FRANCINE PROSE IS an elegant and perceptive writer. The author of several highly praised novels, she has chosen nine women who show the muse in all her guises, as inspiration, monster, angel, partner and independent spirit. A few - Lee Miller, Charis Weston, Suzanne Farrell - are unlikely to be familiar to English readers. A surprising absence, since Robert Graves is frequently quoted, is Laura Riding, without whom it is unlikely that Graves would ever have dreamed up that mother of all muses, the White Goddess, queen of the woods and legitimiser of the poet's right to seek out beautiful young women and crown them, one by one, as his source of inspiration.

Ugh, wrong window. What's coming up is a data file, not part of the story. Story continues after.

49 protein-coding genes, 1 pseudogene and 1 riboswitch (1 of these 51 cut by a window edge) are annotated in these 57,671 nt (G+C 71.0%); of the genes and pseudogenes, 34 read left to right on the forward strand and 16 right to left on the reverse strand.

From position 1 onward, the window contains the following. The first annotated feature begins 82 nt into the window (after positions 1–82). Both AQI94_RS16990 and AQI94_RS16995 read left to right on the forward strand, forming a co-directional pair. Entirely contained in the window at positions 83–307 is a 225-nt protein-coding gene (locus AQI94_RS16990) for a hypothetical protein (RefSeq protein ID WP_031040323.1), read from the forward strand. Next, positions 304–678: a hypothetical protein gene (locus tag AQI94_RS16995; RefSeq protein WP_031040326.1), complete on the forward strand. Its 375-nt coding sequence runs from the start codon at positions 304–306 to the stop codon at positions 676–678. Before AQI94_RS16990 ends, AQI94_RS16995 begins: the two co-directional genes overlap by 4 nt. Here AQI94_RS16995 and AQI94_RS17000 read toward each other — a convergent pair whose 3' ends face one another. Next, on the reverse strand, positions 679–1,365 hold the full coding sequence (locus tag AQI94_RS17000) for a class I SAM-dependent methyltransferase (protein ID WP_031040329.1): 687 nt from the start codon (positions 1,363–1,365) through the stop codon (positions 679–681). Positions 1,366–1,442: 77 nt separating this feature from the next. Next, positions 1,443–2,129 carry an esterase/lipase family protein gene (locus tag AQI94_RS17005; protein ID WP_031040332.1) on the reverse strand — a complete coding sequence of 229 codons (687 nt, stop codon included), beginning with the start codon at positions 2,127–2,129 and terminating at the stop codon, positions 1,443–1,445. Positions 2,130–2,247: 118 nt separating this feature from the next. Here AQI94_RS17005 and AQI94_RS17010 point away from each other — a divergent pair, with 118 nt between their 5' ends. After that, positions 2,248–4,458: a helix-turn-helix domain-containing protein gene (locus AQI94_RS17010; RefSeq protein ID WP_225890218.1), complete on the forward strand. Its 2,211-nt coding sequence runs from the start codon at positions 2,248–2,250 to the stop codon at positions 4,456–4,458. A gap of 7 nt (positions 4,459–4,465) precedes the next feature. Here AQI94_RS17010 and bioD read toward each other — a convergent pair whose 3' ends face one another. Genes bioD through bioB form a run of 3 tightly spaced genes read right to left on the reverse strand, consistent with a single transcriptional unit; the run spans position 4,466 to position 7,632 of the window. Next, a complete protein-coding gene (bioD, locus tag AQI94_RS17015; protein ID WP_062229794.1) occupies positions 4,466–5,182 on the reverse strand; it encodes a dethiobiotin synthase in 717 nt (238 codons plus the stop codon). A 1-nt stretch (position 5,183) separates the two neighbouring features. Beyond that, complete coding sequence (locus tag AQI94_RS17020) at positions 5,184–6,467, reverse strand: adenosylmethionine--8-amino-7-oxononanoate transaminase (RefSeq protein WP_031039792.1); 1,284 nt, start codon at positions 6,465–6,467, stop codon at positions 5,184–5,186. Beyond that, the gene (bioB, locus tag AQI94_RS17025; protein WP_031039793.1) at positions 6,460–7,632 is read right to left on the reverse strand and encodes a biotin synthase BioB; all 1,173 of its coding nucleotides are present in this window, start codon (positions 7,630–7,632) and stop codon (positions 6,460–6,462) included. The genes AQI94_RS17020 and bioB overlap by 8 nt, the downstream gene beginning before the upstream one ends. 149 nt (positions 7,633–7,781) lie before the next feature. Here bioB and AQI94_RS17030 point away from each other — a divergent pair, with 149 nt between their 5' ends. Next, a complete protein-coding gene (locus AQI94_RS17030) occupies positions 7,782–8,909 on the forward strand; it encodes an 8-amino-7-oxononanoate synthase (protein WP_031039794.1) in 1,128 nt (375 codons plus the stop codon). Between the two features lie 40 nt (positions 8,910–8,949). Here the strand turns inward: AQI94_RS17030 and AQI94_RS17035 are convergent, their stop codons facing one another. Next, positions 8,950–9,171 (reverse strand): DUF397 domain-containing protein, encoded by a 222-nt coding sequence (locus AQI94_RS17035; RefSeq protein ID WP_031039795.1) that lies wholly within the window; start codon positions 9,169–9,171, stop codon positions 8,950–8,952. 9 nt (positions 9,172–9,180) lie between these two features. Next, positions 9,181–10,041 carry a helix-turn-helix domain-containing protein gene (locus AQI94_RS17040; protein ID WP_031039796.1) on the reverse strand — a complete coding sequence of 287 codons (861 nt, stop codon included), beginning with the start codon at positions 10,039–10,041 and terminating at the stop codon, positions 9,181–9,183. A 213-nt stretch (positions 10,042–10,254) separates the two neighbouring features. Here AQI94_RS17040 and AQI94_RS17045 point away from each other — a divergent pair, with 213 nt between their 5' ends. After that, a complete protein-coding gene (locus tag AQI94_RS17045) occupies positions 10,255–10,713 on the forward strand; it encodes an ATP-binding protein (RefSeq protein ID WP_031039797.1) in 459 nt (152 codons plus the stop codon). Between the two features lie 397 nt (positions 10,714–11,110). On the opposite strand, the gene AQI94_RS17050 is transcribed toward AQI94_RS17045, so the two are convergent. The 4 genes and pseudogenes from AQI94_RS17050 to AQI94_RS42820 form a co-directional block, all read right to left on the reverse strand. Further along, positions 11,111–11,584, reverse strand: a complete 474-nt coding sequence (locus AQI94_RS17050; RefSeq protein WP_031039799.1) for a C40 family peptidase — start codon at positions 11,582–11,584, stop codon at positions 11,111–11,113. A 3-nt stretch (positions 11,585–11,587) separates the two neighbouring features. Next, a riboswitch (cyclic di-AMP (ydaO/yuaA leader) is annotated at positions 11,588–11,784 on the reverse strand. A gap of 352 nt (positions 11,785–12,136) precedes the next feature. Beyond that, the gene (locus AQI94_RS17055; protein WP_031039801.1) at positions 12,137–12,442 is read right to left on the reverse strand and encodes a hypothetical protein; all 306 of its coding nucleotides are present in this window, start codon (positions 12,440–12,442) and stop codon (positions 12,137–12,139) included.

The problem for the muse, according to Graves, was that her reign was necessarily curtailed by her rash urge 'to commit suicide in domesticity'. This, as he should have known better than most, was a blatant untruth: the nearest Laura Riding came to